Aquarium workers thought they were treating tanks at the Texas State Aquarium with trichlorfon, a chemical that can be safely used to deal with a parasite that had invaded the tanks. But fish soon began dying, and now the aquarium's CEO says "preliminary results indicate that it was absolutely not that chemical." He tells Kiii News that perhaps "during the manufacturing process, or some point in time, that container of medicine was incorrectly mislabeled." In all, 389 fish—14% of the aquarium's population—were killed.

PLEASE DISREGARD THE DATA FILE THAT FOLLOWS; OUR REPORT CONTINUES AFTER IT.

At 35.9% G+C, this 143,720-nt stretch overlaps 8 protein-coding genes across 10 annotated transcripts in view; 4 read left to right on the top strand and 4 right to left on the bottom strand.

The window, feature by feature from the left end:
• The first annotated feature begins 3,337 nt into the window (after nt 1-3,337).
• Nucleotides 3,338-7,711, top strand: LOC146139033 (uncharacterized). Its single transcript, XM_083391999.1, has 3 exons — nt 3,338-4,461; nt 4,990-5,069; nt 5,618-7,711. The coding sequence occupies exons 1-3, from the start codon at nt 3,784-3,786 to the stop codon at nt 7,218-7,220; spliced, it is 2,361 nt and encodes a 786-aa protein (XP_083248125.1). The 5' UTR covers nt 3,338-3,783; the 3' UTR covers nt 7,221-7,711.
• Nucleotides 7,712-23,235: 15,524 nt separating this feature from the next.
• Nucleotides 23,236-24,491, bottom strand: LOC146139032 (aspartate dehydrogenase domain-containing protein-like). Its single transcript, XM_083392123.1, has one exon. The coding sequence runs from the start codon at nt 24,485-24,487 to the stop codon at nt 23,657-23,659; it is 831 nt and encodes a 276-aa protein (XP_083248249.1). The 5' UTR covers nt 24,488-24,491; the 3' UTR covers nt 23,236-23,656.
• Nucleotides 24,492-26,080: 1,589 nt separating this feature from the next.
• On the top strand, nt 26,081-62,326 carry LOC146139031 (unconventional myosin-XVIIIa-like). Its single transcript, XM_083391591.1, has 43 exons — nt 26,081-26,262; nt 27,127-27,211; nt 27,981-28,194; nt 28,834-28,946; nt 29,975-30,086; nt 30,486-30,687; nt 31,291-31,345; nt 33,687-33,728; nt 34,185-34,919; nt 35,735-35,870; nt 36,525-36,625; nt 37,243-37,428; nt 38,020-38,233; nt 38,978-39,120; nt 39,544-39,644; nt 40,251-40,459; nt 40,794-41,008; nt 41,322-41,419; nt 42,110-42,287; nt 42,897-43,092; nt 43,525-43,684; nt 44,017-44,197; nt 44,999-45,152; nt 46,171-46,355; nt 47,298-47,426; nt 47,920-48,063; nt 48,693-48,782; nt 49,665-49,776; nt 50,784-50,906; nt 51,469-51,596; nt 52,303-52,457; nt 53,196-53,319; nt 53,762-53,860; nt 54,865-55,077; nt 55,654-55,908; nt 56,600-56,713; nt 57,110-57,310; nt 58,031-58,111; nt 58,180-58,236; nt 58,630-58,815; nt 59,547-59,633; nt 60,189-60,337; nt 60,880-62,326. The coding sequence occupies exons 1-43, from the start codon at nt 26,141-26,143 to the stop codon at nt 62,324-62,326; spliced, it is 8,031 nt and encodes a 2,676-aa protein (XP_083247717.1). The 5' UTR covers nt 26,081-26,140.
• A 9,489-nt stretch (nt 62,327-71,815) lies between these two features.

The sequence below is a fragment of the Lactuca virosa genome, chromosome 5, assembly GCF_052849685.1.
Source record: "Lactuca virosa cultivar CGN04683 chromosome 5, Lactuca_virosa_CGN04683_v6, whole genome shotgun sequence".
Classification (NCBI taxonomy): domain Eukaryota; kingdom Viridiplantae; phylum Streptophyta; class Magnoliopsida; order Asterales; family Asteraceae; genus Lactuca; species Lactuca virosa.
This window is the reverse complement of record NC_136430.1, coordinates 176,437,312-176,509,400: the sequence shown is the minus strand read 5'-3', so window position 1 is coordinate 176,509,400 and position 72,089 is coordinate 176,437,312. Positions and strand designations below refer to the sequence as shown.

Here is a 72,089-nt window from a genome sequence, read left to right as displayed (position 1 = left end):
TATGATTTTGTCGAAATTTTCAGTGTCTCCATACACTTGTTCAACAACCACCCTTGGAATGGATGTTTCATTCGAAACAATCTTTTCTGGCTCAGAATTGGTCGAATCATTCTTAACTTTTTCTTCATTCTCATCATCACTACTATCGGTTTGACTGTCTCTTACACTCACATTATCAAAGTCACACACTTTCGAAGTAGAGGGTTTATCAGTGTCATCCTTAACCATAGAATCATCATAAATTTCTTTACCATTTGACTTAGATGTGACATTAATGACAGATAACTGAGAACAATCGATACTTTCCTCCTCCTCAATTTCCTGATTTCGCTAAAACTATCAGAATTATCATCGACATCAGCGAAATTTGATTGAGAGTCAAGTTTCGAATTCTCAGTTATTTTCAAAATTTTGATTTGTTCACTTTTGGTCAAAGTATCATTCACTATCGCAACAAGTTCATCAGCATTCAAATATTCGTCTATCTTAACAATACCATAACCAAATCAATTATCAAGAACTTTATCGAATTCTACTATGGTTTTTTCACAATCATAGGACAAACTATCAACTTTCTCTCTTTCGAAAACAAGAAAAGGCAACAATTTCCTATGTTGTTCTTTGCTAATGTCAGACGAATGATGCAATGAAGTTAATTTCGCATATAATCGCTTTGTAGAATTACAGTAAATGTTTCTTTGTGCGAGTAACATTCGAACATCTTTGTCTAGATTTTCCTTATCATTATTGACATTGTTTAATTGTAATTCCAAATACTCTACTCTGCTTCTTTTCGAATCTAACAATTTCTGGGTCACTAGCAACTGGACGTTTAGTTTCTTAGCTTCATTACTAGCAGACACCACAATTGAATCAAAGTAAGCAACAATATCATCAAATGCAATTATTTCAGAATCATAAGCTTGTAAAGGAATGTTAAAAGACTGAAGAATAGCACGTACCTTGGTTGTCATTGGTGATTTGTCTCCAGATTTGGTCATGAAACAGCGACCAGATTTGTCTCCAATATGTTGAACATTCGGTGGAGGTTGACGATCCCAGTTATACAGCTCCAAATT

He added that the chemical used—"an isomer of hydroquinine, which is a known blood poison" and is used in paint and motor fuel, according to Kiii—should never have been shipped to the aquarium, and an investigation is underway into how it got there. The aquarium had first tested trichlorfon on a small tank with no ill effects, but when workers treated the larger tanks, they used a "different but identically labeled container," according to the Dallas Morning News. Aquarium staff are cleaning the affected tanks, and once the water is confirmed to be safe, the aquarium plans to add a new tank system—possibly as soon as this week. (Read more Texas stories.)